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A.M. 2514. B.C. 1490.
Of clean and unclean beasts, Leviticus 11:1-8 . Fishes, Leviticus 11:9-12 . Fowls, Leviticus 11:13-19 . Creeping things, whether flying, Leviticus 11:20-28 , or creeping upon the earth, Leviticus 11:29-43 . An exhortation to holiness, Leviticus 11:44 , Leviticus 11:45 . The conclusion, Leviticus 11:46 , Leviticus 11:47 .
Leviticus 11:1. The Lord spake unto Moses and Aaron This charge is given to them jointly; to the one, as chief governor, and to the other, as high-priest; both being greatly concerned in the execution of it. The priest was to direct the people about the things forbidden or allowed, and the magistrate was to see the direction followed.
Leviticus 11:2. Speak unto the children of Israel From the laws concerning the priests, he now comes to those which belonged to all the people; and in this chapter treats of clean and unclean meats; in the 12th, 13th, 14th, and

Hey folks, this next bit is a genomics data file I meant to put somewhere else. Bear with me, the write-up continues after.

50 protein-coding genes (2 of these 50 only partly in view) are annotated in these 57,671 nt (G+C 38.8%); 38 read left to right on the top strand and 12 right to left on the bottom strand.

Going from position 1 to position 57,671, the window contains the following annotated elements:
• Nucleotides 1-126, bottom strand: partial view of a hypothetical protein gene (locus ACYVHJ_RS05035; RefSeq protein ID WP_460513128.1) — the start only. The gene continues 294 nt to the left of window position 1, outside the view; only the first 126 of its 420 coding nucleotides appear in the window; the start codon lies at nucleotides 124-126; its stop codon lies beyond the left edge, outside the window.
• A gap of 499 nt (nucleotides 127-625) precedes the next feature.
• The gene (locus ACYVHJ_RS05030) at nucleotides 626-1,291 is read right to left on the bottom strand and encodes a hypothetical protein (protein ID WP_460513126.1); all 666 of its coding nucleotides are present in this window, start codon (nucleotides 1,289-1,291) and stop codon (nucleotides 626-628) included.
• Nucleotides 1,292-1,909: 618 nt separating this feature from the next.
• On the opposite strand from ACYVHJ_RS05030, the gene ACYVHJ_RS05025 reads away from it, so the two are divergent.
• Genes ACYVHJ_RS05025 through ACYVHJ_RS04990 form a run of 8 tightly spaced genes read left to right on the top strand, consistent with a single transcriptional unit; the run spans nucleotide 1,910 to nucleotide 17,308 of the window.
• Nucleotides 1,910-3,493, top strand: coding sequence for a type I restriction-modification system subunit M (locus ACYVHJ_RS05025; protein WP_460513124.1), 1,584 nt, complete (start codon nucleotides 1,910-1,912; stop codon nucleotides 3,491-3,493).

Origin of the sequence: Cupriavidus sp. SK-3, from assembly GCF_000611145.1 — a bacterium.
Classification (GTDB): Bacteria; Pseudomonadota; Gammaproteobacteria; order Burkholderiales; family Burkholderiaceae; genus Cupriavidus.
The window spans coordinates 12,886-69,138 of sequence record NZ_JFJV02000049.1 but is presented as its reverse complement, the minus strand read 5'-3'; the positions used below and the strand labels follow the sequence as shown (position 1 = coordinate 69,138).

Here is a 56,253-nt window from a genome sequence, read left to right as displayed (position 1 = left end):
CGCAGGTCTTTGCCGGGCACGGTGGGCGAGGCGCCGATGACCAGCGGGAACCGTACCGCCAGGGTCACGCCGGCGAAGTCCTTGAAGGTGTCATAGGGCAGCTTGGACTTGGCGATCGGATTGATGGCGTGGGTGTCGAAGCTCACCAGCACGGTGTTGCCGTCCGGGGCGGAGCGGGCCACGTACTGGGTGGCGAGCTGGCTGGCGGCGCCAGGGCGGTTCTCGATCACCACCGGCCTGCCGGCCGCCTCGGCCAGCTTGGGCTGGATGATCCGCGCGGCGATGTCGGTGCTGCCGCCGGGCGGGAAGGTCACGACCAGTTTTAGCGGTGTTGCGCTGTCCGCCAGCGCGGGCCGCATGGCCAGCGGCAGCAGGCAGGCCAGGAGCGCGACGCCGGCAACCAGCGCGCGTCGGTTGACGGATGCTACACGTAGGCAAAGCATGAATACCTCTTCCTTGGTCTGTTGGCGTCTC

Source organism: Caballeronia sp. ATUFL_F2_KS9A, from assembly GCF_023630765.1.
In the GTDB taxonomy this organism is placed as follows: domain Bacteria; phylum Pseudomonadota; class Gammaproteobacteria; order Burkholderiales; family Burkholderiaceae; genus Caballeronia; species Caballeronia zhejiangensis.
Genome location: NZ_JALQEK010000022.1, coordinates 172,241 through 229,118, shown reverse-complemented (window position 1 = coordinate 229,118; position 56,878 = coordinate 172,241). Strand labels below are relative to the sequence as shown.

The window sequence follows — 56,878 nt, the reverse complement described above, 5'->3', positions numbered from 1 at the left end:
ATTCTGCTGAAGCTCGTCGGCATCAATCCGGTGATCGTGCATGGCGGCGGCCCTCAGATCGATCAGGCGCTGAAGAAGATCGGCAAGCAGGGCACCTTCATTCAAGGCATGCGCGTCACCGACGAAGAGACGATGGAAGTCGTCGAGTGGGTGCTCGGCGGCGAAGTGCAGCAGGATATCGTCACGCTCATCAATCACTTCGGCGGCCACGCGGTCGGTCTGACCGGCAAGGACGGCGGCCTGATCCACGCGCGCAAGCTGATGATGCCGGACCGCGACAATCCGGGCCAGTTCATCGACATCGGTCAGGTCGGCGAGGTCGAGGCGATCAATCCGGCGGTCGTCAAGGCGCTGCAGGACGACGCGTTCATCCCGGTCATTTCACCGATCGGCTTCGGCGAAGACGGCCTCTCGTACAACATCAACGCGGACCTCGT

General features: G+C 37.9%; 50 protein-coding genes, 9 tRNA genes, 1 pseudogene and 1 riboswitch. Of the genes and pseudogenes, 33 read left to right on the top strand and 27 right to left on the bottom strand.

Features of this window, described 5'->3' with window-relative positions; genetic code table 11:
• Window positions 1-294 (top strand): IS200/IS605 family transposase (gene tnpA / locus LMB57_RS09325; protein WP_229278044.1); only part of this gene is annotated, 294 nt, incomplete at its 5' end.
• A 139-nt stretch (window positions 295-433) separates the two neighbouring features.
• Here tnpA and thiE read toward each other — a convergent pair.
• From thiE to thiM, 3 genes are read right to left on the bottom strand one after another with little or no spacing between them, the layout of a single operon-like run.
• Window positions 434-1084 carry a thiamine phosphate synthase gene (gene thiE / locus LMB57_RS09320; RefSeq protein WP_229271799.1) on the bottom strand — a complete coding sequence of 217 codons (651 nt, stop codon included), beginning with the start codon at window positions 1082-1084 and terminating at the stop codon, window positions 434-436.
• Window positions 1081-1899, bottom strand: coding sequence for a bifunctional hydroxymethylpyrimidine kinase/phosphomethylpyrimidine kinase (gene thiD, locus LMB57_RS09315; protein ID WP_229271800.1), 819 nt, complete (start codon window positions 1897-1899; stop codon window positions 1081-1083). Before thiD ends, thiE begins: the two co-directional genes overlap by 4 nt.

15th, of unclean persons, garments, and dwellings; in the 17th, of the principal sacrifices, whereby all manner of uncleanness was to be expiated; in the 18th, of unclean marriages; and after a repetition of sundry laws in the 19th, the 20th speaks of some greater uncleannesses. These are the beasts which ye shall eat Although every creature of God be good and pure in itself, yet it pleased God to make a difference between the clean and unclean. This indeed he did, in part, before the flood, (as appears from Genesis 7:2,) and it is probable that the distinction was observed, more or less, at least among the descendants of Shem, from the time that Noah and his sons were permitted to eat animal food. God, however, was now pleased to give his peculiar people more particular directions on this subject. 1st, To assert his sovereignty over them and over all the creatures, which they might not use but with his leave. 2d, To accustom them to bridle their appetites in things in themselves lawful, and some of them very desirable, that they might be better prepared and enabled to deny themselves in things simply and grossly sinful. 3d, For the preservation of their health. Maimonides, the celebrated Jewish rabbi, was of opinion that the creatures here called unclean were all forbidden to be eaten by the Jews, because they were (for them at least) unwholesome food. “As the body is the seat of the soul,” says another of the rabbis, “God would have it a fit instrument for its companion, and therefore forbids all such meats as breed ill blood; among which, if there be some whose hurtfulness is neither manifest to us nor to physicians, wonder not at it, for the faithful Physician who forbids them is wiser than any of us.” Agreeably to this opinion, the learned author of the Medicinal Dictionary, Dr. James, in the article Alkali, after some curious observations about the nature of alkalescent aliments, and their effects upon the body, in altering the juices, so as to be productive of distempers, observes: “From what has been said, one reason, at least, will appear why it pleased God to forbid the Jews the use of many sorts of animals as food; and why they were enjoined to take away the blood from those they were allowed to eat. If we, even in our cold climate, would conform to these rules, longevity would be more frequent among us, as we should be much less subject to epidemical disorders, and acute diseases of all sorts, which carry off at least two-thirds of mankind.” Some of the animals here prohibited are apt to breed the leprosy, a disease to which the Jews were very liable. But a 4th, and still more important reason of these prohibitions was, to keep up, till the coming of the Messiah, the wall of partition between the Jews and other nations, which was very necessary, as for divers other great and wise purposes, so especially to prevent their imitating the superstitions, and being infected with the idolatry of the Gentiles, which God foresaw would be occasioned by a too great intercourse and familiarity with them. This reason of the institution is particularly mentioned, Leviticus 20:24. And it probably contributed more than any other thing to keep them thus distinct and separate; for when men cannot eat together, they have little inclination to enter into any close intercourse with one another. 5th, One reason more, however, may be given for this distinction of meats, which is also suggested in the passage referred to in chapter 20. It was intended to inculcate moral purity, and to teach them to abhor that filthiness, and all those ill qualities, for which some of those creatures, here termed unclean, are noted.